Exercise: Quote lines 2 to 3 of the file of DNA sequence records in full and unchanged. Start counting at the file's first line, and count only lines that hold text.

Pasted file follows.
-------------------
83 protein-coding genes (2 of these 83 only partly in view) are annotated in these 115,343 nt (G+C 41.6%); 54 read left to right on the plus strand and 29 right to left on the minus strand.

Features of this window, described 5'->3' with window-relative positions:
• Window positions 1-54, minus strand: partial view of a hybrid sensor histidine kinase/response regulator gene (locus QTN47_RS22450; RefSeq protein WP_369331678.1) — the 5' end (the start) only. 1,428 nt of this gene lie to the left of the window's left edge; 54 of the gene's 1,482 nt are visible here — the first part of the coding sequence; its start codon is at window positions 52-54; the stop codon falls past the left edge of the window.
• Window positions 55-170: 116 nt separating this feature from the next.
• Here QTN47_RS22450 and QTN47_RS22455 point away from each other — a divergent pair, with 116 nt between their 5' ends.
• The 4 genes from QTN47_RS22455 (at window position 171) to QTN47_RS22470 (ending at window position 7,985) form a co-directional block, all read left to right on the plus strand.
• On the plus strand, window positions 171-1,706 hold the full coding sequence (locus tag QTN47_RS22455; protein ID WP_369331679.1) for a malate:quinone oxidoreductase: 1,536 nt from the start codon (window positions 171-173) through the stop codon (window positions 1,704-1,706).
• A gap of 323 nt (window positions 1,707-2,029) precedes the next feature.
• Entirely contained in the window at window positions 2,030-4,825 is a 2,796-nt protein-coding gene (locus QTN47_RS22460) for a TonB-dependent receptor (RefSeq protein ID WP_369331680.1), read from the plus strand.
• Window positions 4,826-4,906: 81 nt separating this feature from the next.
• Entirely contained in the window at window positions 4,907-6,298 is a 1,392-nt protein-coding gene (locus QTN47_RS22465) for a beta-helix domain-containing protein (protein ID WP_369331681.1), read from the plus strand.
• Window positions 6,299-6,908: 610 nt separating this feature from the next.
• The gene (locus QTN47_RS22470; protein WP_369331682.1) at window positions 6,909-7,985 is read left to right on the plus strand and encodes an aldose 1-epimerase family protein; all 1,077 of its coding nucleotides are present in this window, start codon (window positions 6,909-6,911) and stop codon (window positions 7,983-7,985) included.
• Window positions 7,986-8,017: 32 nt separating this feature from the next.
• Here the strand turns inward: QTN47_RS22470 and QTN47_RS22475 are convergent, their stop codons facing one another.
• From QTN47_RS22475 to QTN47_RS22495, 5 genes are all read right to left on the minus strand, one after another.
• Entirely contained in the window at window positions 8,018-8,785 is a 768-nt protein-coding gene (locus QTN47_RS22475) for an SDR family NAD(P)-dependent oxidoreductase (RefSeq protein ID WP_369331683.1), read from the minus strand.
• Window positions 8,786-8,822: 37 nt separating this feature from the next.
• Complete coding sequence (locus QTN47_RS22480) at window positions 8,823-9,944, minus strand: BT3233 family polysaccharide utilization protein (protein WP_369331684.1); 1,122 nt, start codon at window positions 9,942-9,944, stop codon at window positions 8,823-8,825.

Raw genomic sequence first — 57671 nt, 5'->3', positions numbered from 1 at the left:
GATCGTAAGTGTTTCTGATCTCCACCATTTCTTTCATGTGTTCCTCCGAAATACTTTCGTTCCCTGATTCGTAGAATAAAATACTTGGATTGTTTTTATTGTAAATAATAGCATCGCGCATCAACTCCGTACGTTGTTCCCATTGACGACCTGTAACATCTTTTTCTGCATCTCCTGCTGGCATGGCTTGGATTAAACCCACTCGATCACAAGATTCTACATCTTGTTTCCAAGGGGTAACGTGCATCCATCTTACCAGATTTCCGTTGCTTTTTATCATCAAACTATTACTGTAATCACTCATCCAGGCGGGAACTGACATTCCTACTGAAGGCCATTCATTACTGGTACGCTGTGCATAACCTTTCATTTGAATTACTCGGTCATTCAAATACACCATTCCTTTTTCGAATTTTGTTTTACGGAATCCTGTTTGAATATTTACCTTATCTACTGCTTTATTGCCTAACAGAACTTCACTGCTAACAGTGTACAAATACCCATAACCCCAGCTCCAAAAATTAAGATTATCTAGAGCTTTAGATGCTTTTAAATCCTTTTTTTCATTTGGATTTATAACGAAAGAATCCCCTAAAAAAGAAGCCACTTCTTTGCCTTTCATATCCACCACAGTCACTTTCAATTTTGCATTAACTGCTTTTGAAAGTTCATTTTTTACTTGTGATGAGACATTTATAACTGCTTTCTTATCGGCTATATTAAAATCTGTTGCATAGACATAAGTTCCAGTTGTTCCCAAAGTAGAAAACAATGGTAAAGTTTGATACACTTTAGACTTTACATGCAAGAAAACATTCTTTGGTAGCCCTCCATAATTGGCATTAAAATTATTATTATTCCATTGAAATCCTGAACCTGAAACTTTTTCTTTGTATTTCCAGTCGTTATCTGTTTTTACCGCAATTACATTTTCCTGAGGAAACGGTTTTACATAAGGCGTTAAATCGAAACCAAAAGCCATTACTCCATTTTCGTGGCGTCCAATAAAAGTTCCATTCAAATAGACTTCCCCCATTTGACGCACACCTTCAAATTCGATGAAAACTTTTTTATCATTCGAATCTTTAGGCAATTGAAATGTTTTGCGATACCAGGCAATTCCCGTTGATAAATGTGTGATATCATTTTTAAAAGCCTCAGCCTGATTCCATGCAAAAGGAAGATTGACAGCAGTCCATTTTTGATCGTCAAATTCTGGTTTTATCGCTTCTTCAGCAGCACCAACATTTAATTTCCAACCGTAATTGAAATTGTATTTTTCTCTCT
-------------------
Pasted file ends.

Features of this window, described 5'->3' with window-relative positions:
• Window positions 1-54, minus strand: partial view of a hybrid sensor histidine kinase/response regulator gene (locus QTN47_RS22450; RefSeq protein WP_369331678.1) — the 5' end (the start) only. 1,428 nt of this gene lie to the left of the window's left edge; 54 of the gene's 1,482 nt are visible here — the first part of the coding sequence; its start codon is at window positions 52-54; the stop codon falls past the left edge of the window.